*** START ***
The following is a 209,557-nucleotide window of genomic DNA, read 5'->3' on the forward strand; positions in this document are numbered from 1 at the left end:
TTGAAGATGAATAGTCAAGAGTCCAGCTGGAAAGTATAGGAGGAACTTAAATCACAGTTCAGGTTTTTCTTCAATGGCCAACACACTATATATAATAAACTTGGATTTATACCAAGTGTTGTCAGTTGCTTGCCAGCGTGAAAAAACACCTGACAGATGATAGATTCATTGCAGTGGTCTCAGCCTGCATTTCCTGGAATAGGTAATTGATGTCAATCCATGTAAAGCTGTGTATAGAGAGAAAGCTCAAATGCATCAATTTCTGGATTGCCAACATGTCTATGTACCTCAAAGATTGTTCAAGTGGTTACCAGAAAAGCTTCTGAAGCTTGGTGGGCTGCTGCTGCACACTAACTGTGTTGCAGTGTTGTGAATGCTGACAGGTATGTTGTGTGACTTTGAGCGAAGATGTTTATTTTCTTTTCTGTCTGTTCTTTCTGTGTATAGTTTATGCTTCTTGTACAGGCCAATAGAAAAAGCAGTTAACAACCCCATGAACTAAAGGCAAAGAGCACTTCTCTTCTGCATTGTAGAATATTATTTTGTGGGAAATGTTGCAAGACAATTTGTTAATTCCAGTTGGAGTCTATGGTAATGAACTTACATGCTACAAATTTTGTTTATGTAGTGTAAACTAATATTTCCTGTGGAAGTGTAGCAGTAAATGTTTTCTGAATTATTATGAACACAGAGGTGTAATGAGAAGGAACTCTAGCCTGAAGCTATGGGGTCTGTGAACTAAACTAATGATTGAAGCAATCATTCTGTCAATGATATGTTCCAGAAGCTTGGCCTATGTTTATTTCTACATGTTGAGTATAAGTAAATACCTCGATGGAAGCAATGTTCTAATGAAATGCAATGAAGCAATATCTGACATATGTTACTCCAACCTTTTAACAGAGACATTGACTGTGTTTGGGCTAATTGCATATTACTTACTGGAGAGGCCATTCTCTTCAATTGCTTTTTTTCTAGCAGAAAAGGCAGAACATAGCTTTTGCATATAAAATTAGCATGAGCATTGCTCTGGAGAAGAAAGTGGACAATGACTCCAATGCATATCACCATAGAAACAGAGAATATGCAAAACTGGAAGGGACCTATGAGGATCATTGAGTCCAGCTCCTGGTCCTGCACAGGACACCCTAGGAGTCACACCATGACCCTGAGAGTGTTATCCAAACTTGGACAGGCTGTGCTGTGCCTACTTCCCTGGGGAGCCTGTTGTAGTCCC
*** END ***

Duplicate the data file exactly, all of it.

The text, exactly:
The following is a 209,557-nucleotide window of genomic DNA, read 5'->3' on the forward strand; positions in this document are numbered from 1 at the left end:
TTGAAGATGAATAGTCAAGAGTCCAGCTGGAAAGTATAGGAGGAACTTAAATCACAGTTCAGGTTTTTCTTCAATGGCCAACACACTATATATAATAAACTTGGATTTATACCAAGTGTTGTCAGTTGCTTGCCAGCGTGAAAAAACACCTGACAGATGATAGATTCATTGCAGTGGTCTCAGCCTGCATTTCCTGGAATAGGTAATTGATGTCAATCCATGTAAAGCTGTGTATAGAGAGAAAGCTCAAATGCATCAATTTCTGGATTGCCAACATGTCTATGTACCTCAAAGATTGTTCAAGTGGTTACCAGAAAAGCTTCTGAAGCTTGGTGGGCTGCTGCTGCACACTAACTGTGTTGCAGTGTTGTGAATGCTGACAGGTATGTTGTGTGACTTTGAGCGAAGATGTTTATTTTCTTTTCTGTCTGTTCTTTCTGTGTATAGTTTATGCTTCTTGTACAGGCCAATAGAAAAAGCAGTTAACAACCCCATGAACTAAAGGCAAAGAGCACTTCTCTTCTGCATTGTAGAATATTATTTTGTGGGAAATGTTGCAAGACAATTTGTTAATTCCAGTTGGAGTCTATGGTAATGAACTTACATGCTACAAATTTTGTTTATGTAGTGTAAACTAATATTTCCTGTGGAAGTGTAGCAGTAAATGTTTTCTGAATTATTATGAACACAGAGGTGTAATGAGAAGGAACTCTAGCCTGAAGCTATGGGGTCTGTGAACTAAACTAATGATTGAAGCAATCATTCTGTCAATGATATGTTCCAGAAGCTTGGCCTATGTTTATTTCTACATGTTGAGTATAAGTAAATACCTCGATGGAAGCAATGTTCTAATGAAATGCAATGAAGCAATATCTGACATATGTTACTCCAACCTTTTAACAGAGACATTGACTGTGTTTGGGCTAATTGCATATTACTTACTGGAGAGGCCATTCTCTTCAATTGCTTTTTTTCTAGCAGAAAAGGCAGAACATAGCTTTTGCATATAAAATTAGCATGAGCATTGCTCTGGAGAAGAAAGTGGACAATGACTCCAATGCATATCACCATAGAAACAGAGAATATGCAAAACTGGAAGGGACCTATGAGGATCATTGAGTCCAGCTCCTGGTCCTGCACAGGACACCCTAGGAGTCACACCATGACCCTGAGAGTGTTATCCAAACTTGGACAGGCTGTGCTGTGCCTACTTCCCTGGGGAGCCTGTTGTAGTCCC